Bitso. The Mexican unicorn and one of the largest exchanges in the continent, with operations in Mexico, Brazil, Colombia, and Argentina, made its second wave of layoffs this week after having dismissed 80 employees in May. The news came from former employees communicating their layoffs on social media networks. The Brazilian media Portal Do Bitcoin reported that it would be about 100 people, considering only its offices in Brazil and Mexico. Later, the company issued a statement without giving further details and claiming “appropriate structural adjustments” and that it intends to continue being a regional leader. According to unidentified sources quoted by Bloomberg Linea, the layoffs are due to the global crisis in the crypto world in recent weeks sparked by the FTX case. 

Wildlife Studios. The Brazilian mobile video game company, also a unicorn, valued at US$3 billion and backed by funds such as Benchmark, laid off 20% of its staff this week, which according to its website, was more than 800 employees. The company confirmed the news, although it specified that the layoffs affected its non-mobile gaming projects. “We have halted our initiatives outside of the mobile gaming space to focus more on what has made the company successful, game development,” they stated. 

Plerk. The Mexican corporate employee benefits startup, which had a US$12 million Series A in August, laid off about 40% of its staff this week, as revealed by one of its founders, Miguel Medina, in a LinkedIn post. He wrote that it was “one of the hardest decisions, but I’m sure it’s the right thing to do for Plerk” and that 2023 is shaping up to be a complicated year for raising capital. “All of us founders are optimizing runway, so we don’t rely on outside investment next year,” he said. The runway is the amount of cash startups must have to survive a certain amount of time.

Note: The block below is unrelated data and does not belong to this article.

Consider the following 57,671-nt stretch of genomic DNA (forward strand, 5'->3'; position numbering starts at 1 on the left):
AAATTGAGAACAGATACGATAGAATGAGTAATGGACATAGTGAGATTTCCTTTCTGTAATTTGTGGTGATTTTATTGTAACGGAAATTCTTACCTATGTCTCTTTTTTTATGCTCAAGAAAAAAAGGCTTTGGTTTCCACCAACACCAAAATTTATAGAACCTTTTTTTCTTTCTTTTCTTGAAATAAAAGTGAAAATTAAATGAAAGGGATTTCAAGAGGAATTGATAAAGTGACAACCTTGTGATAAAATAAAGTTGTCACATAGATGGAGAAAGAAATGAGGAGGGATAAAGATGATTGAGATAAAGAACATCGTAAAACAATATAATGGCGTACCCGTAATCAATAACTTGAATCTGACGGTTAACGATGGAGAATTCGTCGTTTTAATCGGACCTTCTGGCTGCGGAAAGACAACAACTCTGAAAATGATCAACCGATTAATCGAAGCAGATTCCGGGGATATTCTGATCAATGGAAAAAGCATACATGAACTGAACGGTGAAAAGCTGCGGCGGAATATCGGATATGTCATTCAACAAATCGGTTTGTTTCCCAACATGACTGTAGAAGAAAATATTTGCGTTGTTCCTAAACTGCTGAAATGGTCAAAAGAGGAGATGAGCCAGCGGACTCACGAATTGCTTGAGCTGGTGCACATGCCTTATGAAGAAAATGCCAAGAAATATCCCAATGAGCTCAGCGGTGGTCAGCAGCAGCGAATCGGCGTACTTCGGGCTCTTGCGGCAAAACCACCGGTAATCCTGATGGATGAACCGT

Ualá. The Argentine personal finance fintech laid off 53 people in the region, CEO Pierpaolo Barbieri said on social media, where he implies that it is due to the “hyper-growth” of the company this year, which bought three companies and reached 1550 employees across the region. “These acquisitions created great opportunities, as well as duplicate positions and other operational inefficiencies,” he said.

Kavak. The layoffs at this Mexican unicorn with a region-wide presence have been coming for two weeks. They began in Mexico, Brazil, Chile, and Peru, and this week it was the turn of its office in Argentina, where around 200 employees were reportedly laid off. In mid-November, cuts had been made throughout the region, although their extent is difficult to establish due to the company’s secrecy in this matter. Bloomberg Línea reported that the reduction of personnel would have been due to the recommendation of the consulting firm McKinsey. 

Lemon Cash. “Today, I have some sad news to share with you, news that no entrepreneur wants to give. I decided to reduce the size of our team by 38%”. So begins a post by Marcelo Cavazzoli, CEO and founder of this digital wallet for fiat and crypto money, one of the pioneers in LatAm in this area. There, he said that it was due to the recession and that it was “the right decision to make the company sustainable without the need for new investments in the coming years”. He dismissed that it had anything to do with the FTX case and clarified that it was no longer part of his investment portfolio. 


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